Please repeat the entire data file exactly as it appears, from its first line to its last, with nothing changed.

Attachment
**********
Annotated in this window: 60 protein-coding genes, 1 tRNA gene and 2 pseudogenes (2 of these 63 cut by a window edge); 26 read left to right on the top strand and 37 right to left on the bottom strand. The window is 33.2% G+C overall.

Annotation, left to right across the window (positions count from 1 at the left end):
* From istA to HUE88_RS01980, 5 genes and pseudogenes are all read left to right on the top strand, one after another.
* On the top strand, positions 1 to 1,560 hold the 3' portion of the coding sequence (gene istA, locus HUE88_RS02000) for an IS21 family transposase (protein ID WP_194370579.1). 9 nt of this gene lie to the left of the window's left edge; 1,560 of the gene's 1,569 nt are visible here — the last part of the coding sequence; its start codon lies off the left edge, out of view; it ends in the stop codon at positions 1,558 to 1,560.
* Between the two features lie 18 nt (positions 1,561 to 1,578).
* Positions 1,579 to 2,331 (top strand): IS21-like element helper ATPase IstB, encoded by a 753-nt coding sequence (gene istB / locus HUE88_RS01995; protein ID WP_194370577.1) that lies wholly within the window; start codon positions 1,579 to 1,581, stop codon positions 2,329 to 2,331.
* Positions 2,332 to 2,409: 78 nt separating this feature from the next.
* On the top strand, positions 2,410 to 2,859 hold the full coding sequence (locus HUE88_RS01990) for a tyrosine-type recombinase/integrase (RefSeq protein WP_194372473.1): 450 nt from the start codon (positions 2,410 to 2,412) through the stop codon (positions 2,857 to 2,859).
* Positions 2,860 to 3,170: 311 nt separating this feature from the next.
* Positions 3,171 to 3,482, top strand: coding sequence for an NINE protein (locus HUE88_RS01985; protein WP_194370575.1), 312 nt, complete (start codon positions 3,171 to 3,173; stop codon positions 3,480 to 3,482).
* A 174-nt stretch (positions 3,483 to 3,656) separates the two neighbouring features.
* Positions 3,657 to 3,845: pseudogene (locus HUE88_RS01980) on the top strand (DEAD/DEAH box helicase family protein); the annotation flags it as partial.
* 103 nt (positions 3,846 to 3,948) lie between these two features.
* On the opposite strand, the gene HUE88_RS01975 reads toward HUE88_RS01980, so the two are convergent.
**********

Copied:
Annotated in this window: 60 protein-coding genes, 1 tRNA gene and 2 pseudogenes (2 of these 63 cut by a window edge); 26 read left to right on the top strand and 37 right to left on the bottom strand. The window is 33.2% G+C overall.

Annotation, left to right across the window (positions count from 1 at the left end):
* From istA to HUE88_RS01980, 5 genes and pseudogenes are all read left to right on the top strand, one after another.
* On the top strand, positions 1 to 1,560 hold the 3' portion of the coding sequence (gene istA, locus HUE88_RS02000) for an IS21 family transposase (protein ID WP_194370579.1). 9 nt of this gene lie to the left of the window's left edge; 1,560 of the gene's 1,569 nt are visible here — the last part of the coding sequence; its start codon lies off the left edge, out of view; it ends in the stop codon at positions 1,558 to 1,560.
* Between the two features lie 18 nt (positions 1,561 to 1,578).
* Positions 1,579 to 2,331 (top strand): IS21-like element helper ATPase IstB, encoded by a 753-nt coding sequence (gene istB / locus HUE88_RS01995; protein ID WP_194370577.1) that lies wholly within the window; start codon positions 1,579 to 1,581, stop codon positions 2,329 to 2,331.
* Positions 2,332 to 2,409: 78 nt separating this feature from the next.
* On the top strand, positions 2,410 to 2,859 hold the full coding sequence (locus HUE88_RS01990) for a tyrosine-type recombinase/integrase (RefSeq protein WP_194372473.1): 450 nt from the start codon (positions 2,410 to 2,412) through the stop codon (positions 2,857 to 2,859).
* Positions 2,860 to 3,170: 311 nt separating this feature from the next.
* Positions 3,171 to 3,482, top strand: coding sequence for an NINE protein (locus HUE88_RS01985; protein WP_194370575.1), 312 nt, complete (start codon positions 3,171 to 3,173; stop codon positions 3,480 to 3,482).
* A 174-nt stretch (positions 3,483 to 3,656) separates the two neighbouring features.
* Positions 3,657 to 3,845: pseudogene (locus HUE88_RS01980) on the top strand (DEAD/DEAH box helicase family protein); the annotation flags it as partial.
* 103 nt (positions 3,846 to 3,948) lie between these two features.
* On the opposite strand, the gene HUE88_RS01975 reads toward HUE88_RS01980, so the two are convergent.